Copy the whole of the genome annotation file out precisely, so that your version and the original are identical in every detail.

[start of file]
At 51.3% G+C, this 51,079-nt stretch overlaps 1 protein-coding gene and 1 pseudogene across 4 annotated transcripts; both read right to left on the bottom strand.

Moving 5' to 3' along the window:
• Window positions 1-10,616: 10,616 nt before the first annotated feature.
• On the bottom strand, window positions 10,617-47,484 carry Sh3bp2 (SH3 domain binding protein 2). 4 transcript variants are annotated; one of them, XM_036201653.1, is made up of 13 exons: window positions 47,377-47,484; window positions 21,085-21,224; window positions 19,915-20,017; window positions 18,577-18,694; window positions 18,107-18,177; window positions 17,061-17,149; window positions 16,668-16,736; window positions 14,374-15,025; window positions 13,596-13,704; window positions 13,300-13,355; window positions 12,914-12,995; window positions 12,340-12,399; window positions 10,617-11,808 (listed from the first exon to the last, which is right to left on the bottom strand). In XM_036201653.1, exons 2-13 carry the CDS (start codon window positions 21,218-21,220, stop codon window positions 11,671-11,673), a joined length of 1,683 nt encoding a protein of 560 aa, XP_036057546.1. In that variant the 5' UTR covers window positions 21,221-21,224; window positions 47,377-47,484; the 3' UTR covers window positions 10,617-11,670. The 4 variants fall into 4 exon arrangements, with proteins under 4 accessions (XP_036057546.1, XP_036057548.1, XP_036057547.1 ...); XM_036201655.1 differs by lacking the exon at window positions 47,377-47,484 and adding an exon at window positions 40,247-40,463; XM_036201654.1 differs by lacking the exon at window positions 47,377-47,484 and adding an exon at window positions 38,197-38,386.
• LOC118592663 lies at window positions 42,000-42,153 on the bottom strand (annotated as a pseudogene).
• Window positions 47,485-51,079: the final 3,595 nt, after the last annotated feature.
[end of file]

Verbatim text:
At 51.3% G+C, this 51,079-nt stretch overlaps 1 protein-coding gene and 1 pseudogene across 4 annotated transcripts; both read right to left on the bottom strand.

Moving 5' to 3' along the window:
• Window positions 1-10,616: 10,616 nt before the first annotated feature.
• On the bottom strand, window positions 10,617-47,484 carry Sh3bp2 (SH3 domain binding protein 2). 4 transcript variants are annotated; one of them, XM_036201653.1, is made up of 13 exons: window positions 47,377-47,484; window positions 21,085-21,224; window positions 19,915-20,017; window positions 18,577-18,694; window positions 18,107-18,177; window positions 17,061-17,149; window positions 16,668-16,736; window positions 14,374-15,025; window positions 13,596-13,704; window positions 13,300-13,355; window positions 12,914-12,995; window positions 12,340-12,399; window positions 10,617-11,808 (listed from the first exon to the last, which is right to left on the bottom strand). In XM_036201653.1, exons 2-13 carry the CDS (start codon window positions 21,218-21,220, stop codon window positions 11,671-11,673), a joined length of 1,683 nt encoding a protein of 560 aa, XP_036057546.1. In that variant the 5' UTR covers window positions 21,221-21,224; window positions 47,377-47,484; the 3' UTR covers window positions 10,617-11,670. The 4 variants fall into 4 exon arrangements, with proteins under 4 accessions (XP_036057546.1, XP_036057548.1, XP_036057547.1 ...); XM_036201655.1 differs by lacking the exon at window positions 47,377-47,484 and adding an exon at window positions 40,247-40,463; XM_036201654.1 differs by lacking the exon at window positions 47,377-47,484 and adding an exon at window positions 38,197-38,386.
• LOC118592663 lies at window positions 42,000-42,153 on the bottom strand (annotated as a pseudogene).
• Window positions 47,485-51,079: the final 3,595 nt, after the last annotated feature.